Tell this story, Tia, and let the Body of Christ be changed until the Black bodies of Christ matter.

David Gray
2 months 3 weeks ago

VERY Interesting! I've been talking and writing about the Jim Crow Black Catholic Church for many years. I would love an advanced review copy of this book! Contact david@davidlgray.info

But Tia... if your faith isn't to the point where you can distinguish between THE faith and the actors in the faith, then stop writing this book - you're not ready for it. You should not even have in your mind the idea of abandoning Christ Jesus, the Holy Eucharist. I LOVE your honest, but put the book away unless you can make that mature distinction.

Deum Vernum,
David L. Gray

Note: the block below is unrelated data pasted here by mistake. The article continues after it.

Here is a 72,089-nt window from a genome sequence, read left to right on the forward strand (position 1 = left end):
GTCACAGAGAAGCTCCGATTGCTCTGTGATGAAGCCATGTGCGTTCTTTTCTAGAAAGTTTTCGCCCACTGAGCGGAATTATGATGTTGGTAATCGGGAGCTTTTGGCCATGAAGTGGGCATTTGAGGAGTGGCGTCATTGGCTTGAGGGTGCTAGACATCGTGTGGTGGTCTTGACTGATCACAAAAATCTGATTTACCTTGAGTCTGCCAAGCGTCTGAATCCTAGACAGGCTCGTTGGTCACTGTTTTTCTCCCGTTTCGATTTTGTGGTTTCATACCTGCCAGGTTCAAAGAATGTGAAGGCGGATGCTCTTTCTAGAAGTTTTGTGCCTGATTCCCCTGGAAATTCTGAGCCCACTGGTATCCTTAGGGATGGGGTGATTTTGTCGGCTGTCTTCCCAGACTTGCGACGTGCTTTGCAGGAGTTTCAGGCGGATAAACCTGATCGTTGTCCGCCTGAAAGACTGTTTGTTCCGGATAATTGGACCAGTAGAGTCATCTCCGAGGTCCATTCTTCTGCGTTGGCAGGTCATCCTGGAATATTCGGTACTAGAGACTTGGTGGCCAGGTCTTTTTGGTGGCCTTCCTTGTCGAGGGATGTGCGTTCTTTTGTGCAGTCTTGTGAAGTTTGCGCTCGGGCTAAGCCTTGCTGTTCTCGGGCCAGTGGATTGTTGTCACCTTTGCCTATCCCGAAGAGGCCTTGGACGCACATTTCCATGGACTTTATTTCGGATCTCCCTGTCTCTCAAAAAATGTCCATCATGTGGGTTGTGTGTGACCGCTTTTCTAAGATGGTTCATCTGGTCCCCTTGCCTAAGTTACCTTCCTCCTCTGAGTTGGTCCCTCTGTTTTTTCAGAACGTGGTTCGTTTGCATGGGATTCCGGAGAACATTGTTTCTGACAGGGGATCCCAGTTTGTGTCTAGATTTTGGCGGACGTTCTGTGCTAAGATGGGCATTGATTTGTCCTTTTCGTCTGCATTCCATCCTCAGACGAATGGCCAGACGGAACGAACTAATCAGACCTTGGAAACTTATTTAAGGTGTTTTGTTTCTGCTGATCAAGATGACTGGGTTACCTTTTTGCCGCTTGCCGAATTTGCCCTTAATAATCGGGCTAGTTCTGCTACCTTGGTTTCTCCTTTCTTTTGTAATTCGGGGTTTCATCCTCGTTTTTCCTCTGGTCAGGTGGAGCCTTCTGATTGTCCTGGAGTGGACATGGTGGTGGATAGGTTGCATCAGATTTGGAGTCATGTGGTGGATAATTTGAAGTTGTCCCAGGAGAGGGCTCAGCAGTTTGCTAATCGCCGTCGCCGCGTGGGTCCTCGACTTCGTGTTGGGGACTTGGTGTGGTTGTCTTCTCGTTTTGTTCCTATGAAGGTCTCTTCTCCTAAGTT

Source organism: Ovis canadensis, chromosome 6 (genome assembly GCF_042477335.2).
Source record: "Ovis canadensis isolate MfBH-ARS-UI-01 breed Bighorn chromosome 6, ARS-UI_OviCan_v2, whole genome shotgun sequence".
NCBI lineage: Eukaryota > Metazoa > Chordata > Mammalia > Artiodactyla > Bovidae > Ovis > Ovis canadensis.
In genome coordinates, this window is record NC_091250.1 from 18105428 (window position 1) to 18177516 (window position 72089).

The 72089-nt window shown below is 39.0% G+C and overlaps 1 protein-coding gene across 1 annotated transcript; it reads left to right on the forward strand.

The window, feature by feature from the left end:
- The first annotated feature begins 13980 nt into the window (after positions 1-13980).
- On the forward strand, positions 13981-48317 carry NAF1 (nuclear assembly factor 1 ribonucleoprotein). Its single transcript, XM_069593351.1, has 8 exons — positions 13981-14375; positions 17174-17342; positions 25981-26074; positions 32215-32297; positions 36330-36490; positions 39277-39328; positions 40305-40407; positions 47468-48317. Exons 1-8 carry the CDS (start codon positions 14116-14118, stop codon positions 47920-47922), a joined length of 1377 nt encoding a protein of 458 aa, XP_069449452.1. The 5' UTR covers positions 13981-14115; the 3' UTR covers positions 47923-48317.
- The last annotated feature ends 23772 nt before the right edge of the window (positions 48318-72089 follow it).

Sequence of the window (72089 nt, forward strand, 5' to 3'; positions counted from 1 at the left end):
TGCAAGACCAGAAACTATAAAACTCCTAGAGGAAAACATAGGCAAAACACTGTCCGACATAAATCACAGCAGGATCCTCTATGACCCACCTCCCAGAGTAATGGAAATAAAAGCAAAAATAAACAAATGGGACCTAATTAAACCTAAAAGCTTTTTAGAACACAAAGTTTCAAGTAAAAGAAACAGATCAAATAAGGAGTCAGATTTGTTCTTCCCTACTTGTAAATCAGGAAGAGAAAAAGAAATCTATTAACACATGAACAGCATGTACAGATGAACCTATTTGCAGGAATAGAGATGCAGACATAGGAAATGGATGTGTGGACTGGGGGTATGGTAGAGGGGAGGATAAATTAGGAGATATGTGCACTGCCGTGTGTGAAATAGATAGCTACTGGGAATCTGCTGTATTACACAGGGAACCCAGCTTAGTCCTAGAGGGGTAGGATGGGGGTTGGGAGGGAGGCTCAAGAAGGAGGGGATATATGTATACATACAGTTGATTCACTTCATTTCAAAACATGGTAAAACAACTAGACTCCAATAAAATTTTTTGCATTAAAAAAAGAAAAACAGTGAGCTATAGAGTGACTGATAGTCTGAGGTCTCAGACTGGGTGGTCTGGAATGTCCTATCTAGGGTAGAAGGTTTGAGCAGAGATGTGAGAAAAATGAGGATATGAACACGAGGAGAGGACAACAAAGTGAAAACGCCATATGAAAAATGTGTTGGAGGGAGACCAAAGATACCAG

John Placette
2 months 3 weeks ago

.

Vince Killoran
2 months 3 weeks ago

There's no denying the history of racism in the American Catholic Church. Still, the author is fairly thin with details ca. 2019. Yes, schools and parishes continue to close in many cities but that has happened in many old white ethnic parishes as well in recent decades. Are parishes with a large number of Black parishioners unique? Also, it is important to ask whether (& how well) dioceses and religious orders have engaged with their racist pasts. I may be reading incomplete reports but I understand them to be moving in the right direction. I don't want to appear satisfied with their progress; we need concrete examples, however, on how they are falling short.